That was the case for the Mexican-American fast-pitch softball leagues that began more than 70 years ago. Newton now has the longest-running tournament in the country, though the leagues still exist in a region that covers Kansas City to Houston.
“Many of the photos and artifacts testify to how, even though the Mexican-American teams in Newton began playing separately out of necessity, softball soon became not only a local community builder but also a way to connect with other communities around the state,” Epp Buller says.
“There was a whole circuit of Mexican-American softball leagues – in McPherson, Emporia, Topeka, Kansas City, and in other states – Colorado, Texas, Oklahoma. When they traveled to play other teams, it wasn’t just a game … It was a time to socialize and build community with people … who knew your experience … of being an immigrant, or an outsider in a mostly white community.”
In putting together “Root for the Home Team,” Epp Buller discovered that “nearly everyone has a sports story to tell about themselves or a family member or a favorite team.” And of course, she couldn’t use them all.
However, part of the exhibit is a “sportswriter’s desk,” complete with an old manual typewriter, pens and yellow pads, where people are invited to write down their stories to leave as part of the exhibit.
“What I’ve told my students,” Epp Buller says, “is that I was offered so many stories, and in many cases, my job was mainly to be a good listener.
“Even if I thought we might not include their stories in the eventual exhibit, it’s so important for people to feel heard – which is a good reminder for all of the students and faculty in First-Year Seminar to really listen to each other.”
Regular Kauffman Museum hours are 9:30 a.m.–4:30 p.m. Tuesday–Friday, and 1:30–4:30 p.m. Saturday and Sunday. The museum is closed Mondays and major holidays. Admission to the special exhibit “Root for the Home Team: Building Community Through Sports,” as well as the permanent exhibits “Of Land and People,” “Mirror of the Martyrs” and “Mennonite Immigrant Furniture,” is $4 for adults, $2 for children ages 6–16, and free to Kauffman Museum members and children under 6. For more information, call the museum at 316-283-1612 or visit its website or Facebook page.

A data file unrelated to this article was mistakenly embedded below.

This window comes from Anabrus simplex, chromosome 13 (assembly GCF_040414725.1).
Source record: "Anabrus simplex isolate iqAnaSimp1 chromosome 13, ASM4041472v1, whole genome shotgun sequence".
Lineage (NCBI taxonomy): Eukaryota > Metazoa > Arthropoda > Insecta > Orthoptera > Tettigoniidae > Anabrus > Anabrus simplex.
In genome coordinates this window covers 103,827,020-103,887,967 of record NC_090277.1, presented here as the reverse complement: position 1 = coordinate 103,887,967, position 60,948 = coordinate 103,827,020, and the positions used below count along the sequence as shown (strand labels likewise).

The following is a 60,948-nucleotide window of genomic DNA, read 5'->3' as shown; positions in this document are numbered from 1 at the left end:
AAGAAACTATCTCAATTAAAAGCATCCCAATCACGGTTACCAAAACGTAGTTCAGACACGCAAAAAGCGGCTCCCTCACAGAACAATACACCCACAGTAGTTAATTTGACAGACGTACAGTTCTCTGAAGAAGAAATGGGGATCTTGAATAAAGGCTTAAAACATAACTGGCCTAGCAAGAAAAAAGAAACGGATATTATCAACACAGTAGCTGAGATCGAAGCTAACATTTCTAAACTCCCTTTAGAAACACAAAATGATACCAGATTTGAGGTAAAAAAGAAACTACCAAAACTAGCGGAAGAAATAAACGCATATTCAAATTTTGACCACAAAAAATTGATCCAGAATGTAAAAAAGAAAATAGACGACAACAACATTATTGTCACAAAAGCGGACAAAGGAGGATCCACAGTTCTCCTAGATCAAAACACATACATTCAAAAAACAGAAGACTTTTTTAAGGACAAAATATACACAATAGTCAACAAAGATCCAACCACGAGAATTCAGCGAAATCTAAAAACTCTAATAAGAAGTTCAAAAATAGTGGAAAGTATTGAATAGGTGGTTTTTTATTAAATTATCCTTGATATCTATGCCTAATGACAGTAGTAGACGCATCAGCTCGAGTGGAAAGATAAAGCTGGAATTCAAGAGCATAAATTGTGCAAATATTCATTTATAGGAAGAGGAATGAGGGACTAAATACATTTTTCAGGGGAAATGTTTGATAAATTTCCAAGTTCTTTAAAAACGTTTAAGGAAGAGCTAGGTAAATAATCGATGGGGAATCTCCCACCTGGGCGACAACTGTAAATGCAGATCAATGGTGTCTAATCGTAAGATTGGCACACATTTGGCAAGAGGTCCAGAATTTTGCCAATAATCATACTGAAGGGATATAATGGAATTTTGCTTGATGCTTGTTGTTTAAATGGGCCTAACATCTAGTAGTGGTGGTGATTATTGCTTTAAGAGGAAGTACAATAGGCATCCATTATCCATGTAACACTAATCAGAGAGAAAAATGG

SIDEBAR: “Hometown Teams” events
All events are free and open to the public.
|Sept.14, 11a.m.||Michael Zogry, Kansas Hometown Teams traveling scholar, “Anetso: A Cherokee Ball Game”||Krehbiel Auditorium in Luyken Fine Arts Center|
|Sept.18, 11a.m.||Marlo Angell, Lawrence, presents her short film, From Football to Fútbol (how the Garden City High School soccer team reflects the recent demographic shifts taking place in the town)||Krehbiel Auditorium in Luyken Fine Arts Center|
|Sept.20, 3p.m.||Ben Chappell, KU associate professor of American studies, “Hecho in America con Mexican Parts: Fast-pitch Softball in Mexican America”||Kauffman Museum|
|Sept.21, 11a.m.||Ben Chappell, “Ballplayers in Mexican America: Softball as a Cultural Resource”||Krehbiel Auditorium in Luyken Fine Arts Center|
|Sept.21, 7p.m.||Chappell also hosts “Every Fourth of July in Newton: Memories of the Oldest Mexican-American Fast-pitch Softball Tournament in the United States,” a panel of Newton community members who have been part of the tournament||Krehbiel Auditorium in Luyken Fine Arts Center|
|Sept.25, 11a.m.||Phil Dixon, baseball historian and author, “The Kansas City Monarchs in Our Hometown”||Krehbiel Auditorium in Luyken Fine Arts Center|
|Oct.9, 11a.m.||Fall Festival convocation – Allison McFarland, Bethel professor of business, moderates a panel of Bethel alumni and former coaches on Title IX as it changed the face of women’s collegiate athletics||Krehbiel Auditorium in Luyken Fine Arts Center|
|Oct.12, 11a.m.||Columbus Day – Travis Larsen, sports historian, Salina, “The Sports Mascot Controversy” (about the use of Native American imagery in sports mascots)||Krehbiel Auditorium in Luyken Fine Arts Center|
|Oct.16, 11a.m.||Lorraine Madway, WSU archivist, “The Kansas Jayhawks and the 1936 Olympics”||Krehbiel Auditorium in Luyken Fine Arts Center|